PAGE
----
The 2009-2010 Nationals. The 2009 Nationals lost 103 games despite a BaseRuns record that indicated they were just bad instead of atrocious. And while they regressed up to their 2009 BaseRuns total the next year, they still underperformed their 2010 expected record by 38 points.  In 2011, they jumped up to .500 ball by playing at their expected record, and they had the best winning percentage in baseball in 2012.

The 2009-2010 Diamondbacks. They lost 90+ games in both seasons, but their expected records suggested that they were not as terrible as their win-loss records suggested in either year. In 2011, they went 94-68 and won the NL West.  

This is almost a complete list of the most "surprising" good teams in recent years, as two straight years of losing far more games than expected turned to winning almost overnight. In three of the four cases, the un-clutch teams immediately made the playoffs in the very next season; the fourth team made it in the second year afterwards. By wins and losses, these improvements are incredible; by BaseRuns, they’re entirely reasonable, because these teams were always better than their records made them look.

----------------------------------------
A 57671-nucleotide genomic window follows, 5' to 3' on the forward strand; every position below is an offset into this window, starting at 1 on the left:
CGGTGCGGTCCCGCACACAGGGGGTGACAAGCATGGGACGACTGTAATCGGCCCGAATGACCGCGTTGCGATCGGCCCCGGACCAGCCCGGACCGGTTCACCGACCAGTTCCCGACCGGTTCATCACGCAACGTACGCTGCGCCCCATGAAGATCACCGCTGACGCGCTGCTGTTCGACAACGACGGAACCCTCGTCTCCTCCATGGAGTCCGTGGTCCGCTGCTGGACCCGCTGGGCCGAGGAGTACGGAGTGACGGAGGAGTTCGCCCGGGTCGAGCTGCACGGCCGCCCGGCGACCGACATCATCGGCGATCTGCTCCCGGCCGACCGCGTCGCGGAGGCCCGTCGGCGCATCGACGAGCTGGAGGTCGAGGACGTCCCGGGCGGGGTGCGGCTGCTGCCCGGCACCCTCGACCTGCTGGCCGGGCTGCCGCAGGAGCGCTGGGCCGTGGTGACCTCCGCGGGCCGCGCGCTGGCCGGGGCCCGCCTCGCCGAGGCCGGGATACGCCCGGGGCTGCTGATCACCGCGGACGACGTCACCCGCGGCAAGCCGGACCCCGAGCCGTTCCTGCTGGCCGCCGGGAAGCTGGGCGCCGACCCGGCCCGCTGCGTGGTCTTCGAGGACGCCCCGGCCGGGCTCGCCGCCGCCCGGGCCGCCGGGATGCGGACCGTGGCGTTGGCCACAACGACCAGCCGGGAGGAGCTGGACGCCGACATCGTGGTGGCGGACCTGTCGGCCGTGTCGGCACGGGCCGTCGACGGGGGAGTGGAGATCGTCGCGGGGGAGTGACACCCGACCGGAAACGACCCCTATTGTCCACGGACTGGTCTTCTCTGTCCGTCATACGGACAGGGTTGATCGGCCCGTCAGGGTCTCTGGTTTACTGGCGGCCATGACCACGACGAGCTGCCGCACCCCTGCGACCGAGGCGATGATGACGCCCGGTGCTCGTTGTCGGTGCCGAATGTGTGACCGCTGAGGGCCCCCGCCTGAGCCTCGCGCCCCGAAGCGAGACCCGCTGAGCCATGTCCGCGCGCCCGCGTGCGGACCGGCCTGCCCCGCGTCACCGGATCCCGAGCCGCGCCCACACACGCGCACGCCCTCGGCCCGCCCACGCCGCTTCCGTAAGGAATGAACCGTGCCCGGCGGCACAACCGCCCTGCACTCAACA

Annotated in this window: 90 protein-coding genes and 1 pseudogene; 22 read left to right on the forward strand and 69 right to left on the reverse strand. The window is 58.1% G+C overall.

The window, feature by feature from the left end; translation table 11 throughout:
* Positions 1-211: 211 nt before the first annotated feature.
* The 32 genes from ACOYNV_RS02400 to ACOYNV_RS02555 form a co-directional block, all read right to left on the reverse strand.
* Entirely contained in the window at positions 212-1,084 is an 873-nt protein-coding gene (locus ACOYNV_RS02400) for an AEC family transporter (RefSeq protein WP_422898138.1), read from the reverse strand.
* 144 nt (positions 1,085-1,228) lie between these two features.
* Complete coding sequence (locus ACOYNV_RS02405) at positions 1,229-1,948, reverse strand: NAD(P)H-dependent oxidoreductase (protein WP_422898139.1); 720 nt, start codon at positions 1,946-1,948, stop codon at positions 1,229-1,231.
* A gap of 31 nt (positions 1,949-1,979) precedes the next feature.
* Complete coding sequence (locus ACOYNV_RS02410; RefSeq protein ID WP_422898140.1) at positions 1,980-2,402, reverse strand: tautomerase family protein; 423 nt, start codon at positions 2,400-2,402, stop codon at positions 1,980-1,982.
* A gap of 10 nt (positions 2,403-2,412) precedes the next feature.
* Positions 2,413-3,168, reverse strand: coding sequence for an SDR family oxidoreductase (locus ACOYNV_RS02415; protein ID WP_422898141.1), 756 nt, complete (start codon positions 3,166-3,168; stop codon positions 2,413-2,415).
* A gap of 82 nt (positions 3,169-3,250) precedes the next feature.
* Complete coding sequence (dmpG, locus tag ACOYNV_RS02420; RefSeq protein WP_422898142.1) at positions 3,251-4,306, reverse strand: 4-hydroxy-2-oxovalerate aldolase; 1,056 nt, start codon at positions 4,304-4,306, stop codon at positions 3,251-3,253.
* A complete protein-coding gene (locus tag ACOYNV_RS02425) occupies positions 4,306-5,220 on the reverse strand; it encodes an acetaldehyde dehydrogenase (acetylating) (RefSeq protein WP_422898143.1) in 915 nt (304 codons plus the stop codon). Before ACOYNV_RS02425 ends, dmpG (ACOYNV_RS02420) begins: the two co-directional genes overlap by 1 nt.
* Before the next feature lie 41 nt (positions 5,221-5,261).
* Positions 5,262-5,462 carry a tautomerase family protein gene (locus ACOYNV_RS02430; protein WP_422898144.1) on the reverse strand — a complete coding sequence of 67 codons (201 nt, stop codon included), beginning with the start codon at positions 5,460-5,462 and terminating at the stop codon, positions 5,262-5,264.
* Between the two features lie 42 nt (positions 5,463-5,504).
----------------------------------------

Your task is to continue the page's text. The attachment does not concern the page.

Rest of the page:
And so are the 2014 Cubs. It might not have shown up in the standings yet, but even without the wave of prospects that are on the way, this team has performed like a roughly average Major League team. Add in some expected production from a few of the young kids and likely a significant free agent addition or two, and the Cubs are going to be everyone’s sleeper pick next year. But it won’t just be prospect hype and a big name addition. This is a decent team that is a lot closer to winning than their current record suggests.